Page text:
And now we have run into his heart to hide ourselves in his faithfulness. This is where we find his strength and comfort, for he empowers us to seize what has already been established ahead of time — an unshakeable hope! Hebrews 6:18 (TPT)
An Anchor Called Hope – The Promise Series – Part 6
Abraham and Sarah had started a new life, with God-given promises and a whole lot of “new-life” hope.
But as time went by, those promises were seeming less and less likely to come to pass. Sarah was not falling pregnant. For a dream that hinged on descendants, that was kind-of a problem.
What happened next for Abraham and Sarah gets a lot of commentary from us modernists who view the story from afar. Losing all hope for the promise to come to pass through her own body, Sarah took matters into her own hands and came up with a plan. She told Abraham that he should have sex with their Egyptian slave, Hagar (more on that another time). Abraham could get her pregnant, and then they (Sarah and Abraham) could raise the child as their own; as the son God promised they would have.
“What was she thinking? She must have had such small faith!”
Hang on!! Really?
We’ve all been where Sarah was – emotionally that is.
We’ve all struggled with trust, and we’ve all tried to make things happen in our own time and control and understanding. After all, taking matters into our own hands isn’t necessarily a bad thing (except for when it involves slavery and oppression of any kind). Taking responsibility, and doing the work is often something that people of faith are too busy waiting around for the lotto ball of heaven to drop to do.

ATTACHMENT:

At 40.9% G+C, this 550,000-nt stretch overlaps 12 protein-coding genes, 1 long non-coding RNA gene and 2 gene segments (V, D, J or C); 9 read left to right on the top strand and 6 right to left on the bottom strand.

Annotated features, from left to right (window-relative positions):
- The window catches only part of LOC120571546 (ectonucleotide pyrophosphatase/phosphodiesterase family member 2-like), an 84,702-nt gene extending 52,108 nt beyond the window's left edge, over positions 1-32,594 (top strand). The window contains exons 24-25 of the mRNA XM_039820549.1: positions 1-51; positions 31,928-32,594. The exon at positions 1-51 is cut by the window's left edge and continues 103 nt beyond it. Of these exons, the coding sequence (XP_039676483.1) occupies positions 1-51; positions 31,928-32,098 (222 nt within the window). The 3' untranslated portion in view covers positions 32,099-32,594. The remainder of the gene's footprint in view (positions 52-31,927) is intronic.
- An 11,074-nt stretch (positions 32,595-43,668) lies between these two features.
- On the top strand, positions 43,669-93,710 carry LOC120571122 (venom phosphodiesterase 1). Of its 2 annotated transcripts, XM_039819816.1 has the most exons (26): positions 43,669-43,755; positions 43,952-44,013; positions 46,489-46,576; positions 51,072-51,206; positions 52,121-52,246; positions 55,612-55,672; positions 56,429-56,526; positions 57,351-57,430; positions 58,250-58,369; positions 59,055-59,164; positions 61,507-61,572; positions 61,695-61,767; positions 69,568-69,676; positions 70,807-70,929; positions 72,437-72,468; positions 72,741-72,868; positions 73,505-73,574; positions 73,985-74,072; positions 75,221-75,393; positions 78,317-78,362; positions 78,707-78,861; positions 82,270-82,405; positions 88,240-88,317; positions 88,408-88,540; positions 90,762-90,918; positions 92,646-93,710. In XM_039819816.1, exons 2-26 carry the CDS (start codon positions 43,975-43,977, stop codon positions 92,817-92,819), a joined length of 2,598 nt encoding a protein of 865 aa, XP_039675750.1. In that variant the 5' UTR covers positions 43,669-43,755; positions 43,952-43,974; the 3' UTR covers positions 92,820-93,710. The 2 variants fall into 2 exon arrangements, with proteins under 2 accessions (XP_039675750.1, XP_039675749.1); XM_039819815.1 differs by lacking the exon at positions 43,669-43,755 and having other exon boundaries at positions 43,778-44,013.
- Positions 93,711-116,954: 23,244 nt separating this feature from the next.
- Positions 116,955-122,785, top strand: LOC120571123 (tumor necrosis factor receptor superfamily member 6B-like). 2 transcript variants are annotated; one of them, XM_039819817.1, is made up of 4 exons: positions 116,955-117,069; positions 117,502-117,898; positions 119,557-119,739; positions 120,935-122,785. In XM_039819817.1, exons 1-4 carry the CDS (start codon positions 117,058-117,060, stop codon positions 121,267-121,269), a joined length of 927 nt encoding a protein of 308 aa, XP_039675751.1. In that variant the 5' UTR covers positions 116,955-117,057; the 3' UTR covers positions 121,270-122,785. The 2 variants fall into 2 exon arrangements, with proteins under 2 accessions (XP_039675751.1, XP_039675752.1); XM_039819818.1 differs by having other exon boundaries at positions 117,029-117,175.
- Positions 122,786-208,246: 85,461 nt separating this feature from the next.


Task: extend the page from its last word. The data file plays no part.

But that’s not what was happening for Sarah. She was losing hope. And hopelessness makes people sick. It’s not that Sarah had little faith… She had done everything God had told her. She'd left everything behind to start a new life. She was not a weak, fickle, impatient woman. She knew what it was to journey and wait and work and have strength. But at this moment for her, the promise seemed like an impossibility. And that loss of hope was a grief too great to bear.
I’m not mad at her for that. How could I be? I know what that feels like. Instead, I want to reach through time and hold her close.
As the story goes (in Genesis 13 – 18), Abraham did have sex with Hagar, who did fall pregnant and did have a son she named Ishmael. But as with hearts and blood and motherhood, there was no way Hagar could let go of the love and responsibility she felt for her son (nor should have she). And there was no way Sarah was able to wrench him from her, or see him as her own while his Mother looked on.
Sarah had made a right mess of things. I don’t have the word count to talk much about Ishmael and Hagar in this series, but I don’t want you to think I’m writing them off as collateral damage. I’m not; they’re not. But let's skip forward, keeping them in mind, to what I think is the central part of Sarah’s story:
The Divine still showed up. Almost fifteen years after Ishmael was born, Sarah gave birth to her son, Isaac. And the name? It means to laugh.
Sarah had once laughed at the absurdity of her having a child. Now she laughed with hope and possibility.
“The moment she realized
she was in over her head
was the moment she remembered
this glorious depth,
an anchor called hope:
it keeps her from drifting
far beneath the waves,
it keeps her from sinking.”
(Poem written by Morgan Harper Nichols.)
It would have been a cleaner story if Sarah had unwaveringly trusted God. But it also would have been unrelatable and untrue. When I look at Sarah, I see a desperate woman clinging to a ridiculous promise as best she could; a woman who was heartsick and despairing; a woman who through it all, found God again, found hope again.
When I look at Sarah, I see myself. I see us all.